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Squeezing blood from a beet

You can’t get blood from a turnip, but you can get blood from a beet. In fact, you have to be careful with beets. They bruise easily despite their tough appearance and release juices from the slightest scratch. Beet juice will stain your clothes and it is very difficult, if not impossible, to remove. Why is this?

The answer is very simple. The cell structure of beets is quite fragile and breaks easily under any kind of pressure, causing leakage. However, boiling fresh beets with the skin greatly reduces this leakage, so this tactic should be considered when preparing beets. For borscht, for example, you want the leaks to produce the gorgeous blood-red color associated with soup, while if served as a garnish, you may want the beets to appear as red as possible.

Be very careful with beet juice when preparing raw beets as a shredded salad garnish. Raw beets in particular ‘bleed a lot’, and since salads are generally prepared in a hurry, it is easier to stain clothing this way.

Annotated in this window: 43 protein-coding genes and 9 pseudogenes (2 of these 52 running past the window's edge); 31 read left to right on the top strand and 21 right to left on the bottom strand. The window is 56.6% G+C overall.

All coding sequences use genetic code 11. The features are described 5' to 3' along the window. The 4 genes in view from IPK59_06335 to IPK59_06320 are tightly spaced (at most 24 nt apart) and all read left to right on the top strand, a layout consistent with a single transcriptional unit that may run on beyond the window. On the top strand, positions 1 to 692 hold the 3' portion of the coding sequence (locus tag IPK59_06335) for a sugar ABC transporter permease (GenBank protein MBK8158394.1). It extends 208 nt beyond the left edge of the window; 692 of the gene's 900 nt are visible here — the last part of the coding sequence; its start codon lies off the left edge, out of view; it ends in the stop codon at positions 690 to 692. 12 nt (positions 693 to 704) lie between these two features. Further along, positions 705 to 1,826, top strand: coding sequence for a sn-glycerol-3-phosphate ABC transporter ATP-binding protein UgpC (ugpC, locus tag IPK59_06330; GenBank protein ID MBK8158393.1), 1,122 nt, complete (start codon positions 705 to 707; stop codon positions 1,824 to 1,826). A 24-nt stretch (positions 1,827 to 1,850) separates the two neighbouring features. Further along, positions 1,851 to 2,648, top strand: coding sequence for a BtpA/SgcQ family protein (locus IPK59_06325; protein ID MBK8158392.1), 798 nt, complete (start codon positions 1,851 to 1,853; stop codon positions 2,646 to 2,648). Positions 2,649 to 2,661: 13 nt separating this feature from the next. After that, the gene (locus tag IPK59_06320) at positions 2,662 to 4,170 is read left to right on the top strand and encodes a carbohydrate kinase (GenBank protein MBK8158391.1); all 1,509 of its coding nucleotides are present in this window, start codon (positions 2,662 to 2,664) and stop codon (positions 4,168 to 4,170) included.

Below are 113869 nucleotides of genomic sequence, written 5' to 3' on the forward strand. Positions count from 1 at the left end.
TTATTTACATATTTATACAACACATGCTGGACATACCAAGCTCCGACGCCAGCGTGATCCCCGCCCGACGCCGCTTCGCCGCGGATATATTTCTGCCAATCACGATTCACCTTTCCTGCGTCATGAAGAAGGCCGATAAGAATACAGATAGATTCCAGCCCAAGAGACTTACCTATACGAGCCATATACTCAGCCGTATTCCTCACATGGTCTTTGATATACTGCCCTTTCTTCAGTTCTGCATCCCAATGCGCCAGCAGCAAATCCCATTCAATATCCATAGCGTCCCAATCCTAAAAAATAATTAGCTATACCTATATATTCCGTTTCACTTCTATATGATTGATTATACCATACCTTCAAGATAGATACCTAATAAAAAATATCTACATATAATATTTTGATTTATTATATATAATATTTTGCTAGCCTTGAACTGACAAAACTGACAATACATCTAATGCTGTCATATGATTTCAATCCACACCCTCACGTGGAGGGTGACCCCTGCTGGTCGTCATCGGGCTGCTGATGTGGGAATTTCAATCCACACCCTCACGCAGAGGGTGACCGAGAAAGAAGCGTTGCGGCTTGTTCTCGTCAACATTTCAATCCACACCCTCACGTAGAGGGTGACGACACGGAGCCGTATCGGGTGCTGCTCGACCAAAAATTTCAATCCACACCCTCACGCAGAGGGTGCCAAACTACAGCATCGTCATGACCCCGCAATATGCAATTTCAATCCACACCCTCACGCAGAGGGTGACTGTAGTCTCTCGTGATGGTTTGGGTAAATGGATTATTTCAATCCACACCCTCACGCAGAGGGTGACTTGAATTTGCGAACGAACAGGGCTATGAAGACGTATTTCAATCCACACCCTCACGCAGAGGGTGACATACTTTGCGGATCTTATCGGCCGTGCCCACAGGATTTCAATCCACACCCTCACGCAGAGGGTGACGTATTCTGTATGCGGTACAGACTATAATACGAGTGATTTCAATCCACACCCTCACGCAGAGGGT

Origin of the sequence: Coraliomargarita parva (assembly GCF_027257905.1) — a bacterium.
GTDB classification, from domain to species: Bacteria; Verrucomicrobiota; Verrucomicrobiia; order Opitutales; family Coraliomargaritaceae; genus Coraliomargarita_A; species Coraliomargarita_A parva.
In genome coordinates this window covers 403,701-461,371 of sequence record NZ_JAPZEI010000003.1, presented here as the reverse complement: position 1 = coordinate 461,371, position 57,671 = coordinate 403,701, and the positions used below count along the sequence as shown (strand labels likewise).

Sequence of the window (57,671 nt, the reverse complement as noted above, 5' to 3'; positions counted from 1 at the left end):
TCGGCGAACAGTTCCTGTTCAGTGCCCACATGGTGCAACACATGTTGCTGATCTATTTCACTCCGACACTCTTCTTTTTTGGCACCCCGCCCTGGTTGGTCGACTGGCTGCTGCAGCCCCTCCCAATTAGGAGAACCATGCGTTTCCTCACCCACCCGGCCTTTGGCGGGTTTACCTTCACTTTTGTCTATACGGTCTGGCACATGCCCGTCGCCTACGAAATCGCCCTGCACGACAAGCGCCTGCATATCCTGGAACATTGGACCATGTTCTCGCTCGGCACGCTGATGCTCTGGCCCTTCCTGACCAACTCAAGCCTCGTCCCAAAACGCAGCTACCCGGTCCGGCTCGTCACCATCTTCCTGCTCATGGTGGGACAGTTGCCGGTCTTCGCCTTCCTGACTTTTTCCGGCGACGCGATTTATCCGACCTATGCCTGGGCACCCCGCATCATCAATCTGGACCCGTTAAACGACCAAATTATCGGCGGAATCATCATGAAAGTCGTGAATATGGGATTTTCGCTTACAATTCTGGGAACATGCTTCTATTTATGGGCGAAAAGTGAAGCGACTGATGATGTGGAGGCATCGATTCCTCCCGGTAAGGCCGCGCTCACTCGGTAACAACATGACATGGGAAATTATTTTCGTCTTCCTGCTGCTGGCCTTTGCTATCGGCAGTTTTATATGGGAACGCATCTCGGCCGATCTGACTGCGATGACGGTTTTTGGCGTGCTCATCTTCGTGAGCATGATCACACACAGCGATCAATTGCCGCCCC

There is no other vegetable that drips its juices as dramatically and prolifically as beets, although some fruits like plums do. Even the tomato juice is quite clear: it is the pulp that makes the tomato juice turn red. When it comes to root vegetables, beets are really weird. I’m sure juice would make a good dye, although I’ve never heard of that being tasted. It would certainly be a good marinade.

The last word when handling fresh beets is this: with caution. If you’re hosting a party, remember that beet juice will stain the skin on your hands for hours and you won’t be able to wash it off. So if you’re going to shake hands with a lot of people, you might be embarrassed to extend a beet red hand to your guests.

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